Full Renovation Of Santa Monica Civic Auditorium Bill: At Least $50 Million

Friday, 14 Jun 2013, 9:02:00 AM

Parimal M. Rohit

The Santa Monica Civic Auditorium at 1855 Main Street is poised to close by June 30.
Courtesy Photo
The Santa Monica Civic Auditorium at 1855 Main Street is poised to close by June 30.

In less than three weeks, the Santa Monica Civic

Auditorium will undergo full closure. It may be at least five years before the

venue could ever be used again as a cultural destination. And if the venue is

indeed revived, the tab will run at least $50 million.

The City Council spent nearly two hours at its Tuesday

meeting discussing options of how to save the Civic Auditorium.

Cultural Affairs manager Jessica Cusick reminded the

council that the Civic Auditorium would be closed for at least five years –

possibly longer.

In the interim, she suggested utilizing the venue’s East

Wing for meetings and city events during the closure period.

Another potential use: renting the main hall out as a

filming location.

Yet the 800-pound gorilla in the room, as former Council

member Bobby Shriver uttered on several occasions, the main issue is how to

come up with the necessary funds to preserve what Cusick called “an important

cultural resource.”

According to Cusick, only two funding mechanisms exist to

bring the Civic Auditorium back to life: private funding or a voter-approved

general obligation bond.

There are, however, several options within the private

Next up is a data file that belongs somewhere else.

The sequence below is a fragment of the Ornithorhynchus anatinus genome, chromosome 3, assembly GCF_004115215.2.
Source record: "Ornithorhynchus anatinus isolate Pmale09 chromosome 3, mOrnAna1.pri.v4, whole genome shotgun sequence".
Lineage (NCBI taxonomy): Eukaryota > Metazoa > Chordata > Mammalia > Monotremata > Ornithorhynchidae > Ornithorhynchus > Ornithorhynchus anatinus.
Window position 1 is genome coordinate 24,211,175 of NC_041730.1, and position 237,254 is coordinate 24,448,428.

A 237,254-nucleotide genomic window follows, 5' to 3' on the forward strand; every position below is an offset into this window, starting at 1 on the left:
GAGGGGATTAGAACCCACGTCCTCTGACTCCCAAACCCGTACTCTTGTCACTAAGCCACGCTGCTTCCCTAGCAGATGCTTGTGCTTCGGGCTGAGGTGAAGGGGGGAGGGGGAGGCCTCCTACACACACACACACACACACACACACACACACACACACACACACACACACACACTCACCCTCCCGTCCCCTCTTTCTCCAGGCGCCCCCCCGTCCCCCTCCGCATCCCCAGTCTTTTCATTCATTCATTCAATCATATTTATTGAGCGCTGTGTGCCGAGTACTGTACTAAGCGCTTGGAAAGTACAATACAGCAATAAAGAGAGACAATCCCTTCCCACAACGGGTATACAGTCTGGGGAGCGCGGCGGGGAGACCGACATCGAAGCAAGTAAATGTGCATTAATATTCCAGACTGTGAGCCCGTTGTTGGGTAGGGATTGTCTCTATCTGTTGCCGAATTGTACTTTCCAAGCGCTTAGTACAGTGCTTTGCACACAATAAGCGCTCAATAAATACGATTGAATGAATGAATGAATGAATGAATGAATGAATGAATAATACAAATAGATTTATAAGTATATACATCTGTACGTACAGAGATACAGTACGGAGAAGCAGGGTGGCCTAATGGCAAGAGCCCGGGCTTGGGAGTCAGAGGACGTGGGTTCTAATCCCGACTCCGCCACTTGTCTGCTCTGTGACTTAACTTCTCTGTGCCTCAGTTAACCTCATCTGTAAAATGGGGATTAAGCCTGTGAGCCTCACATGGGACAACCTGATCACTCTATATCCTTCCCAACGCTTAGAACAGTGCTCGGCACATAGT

funding alternative, such as a long-term lease, development on the parking lot

adjacent to the venue, naming rights, foreign investment, or a private

fundraising campaign.

“Chances are we’re going to have to do a little bit of

everything on this list in order to put together the financing package that is

going to be necessary to deliver the type of cultural resource that the

community is looking for,” Cusick said.

So just how much money is needed to save the Civic

Auditorium? At least $50 million, Cusick said, a figure she added was low

according to an Urban Land Institute study.

Another alternative: only make the most necessary

infrastructure improvements now, such as seismic upgrades and accessibility,

and revisit other upgrades later. If only a partial renovation of critical

improvements is pursued in the short term, the tab would be $23 million.

Stay tuned to The

Mirror next week for insight of what civic leaders, residents, and others

said about how the Civic Auditorium could be saved.

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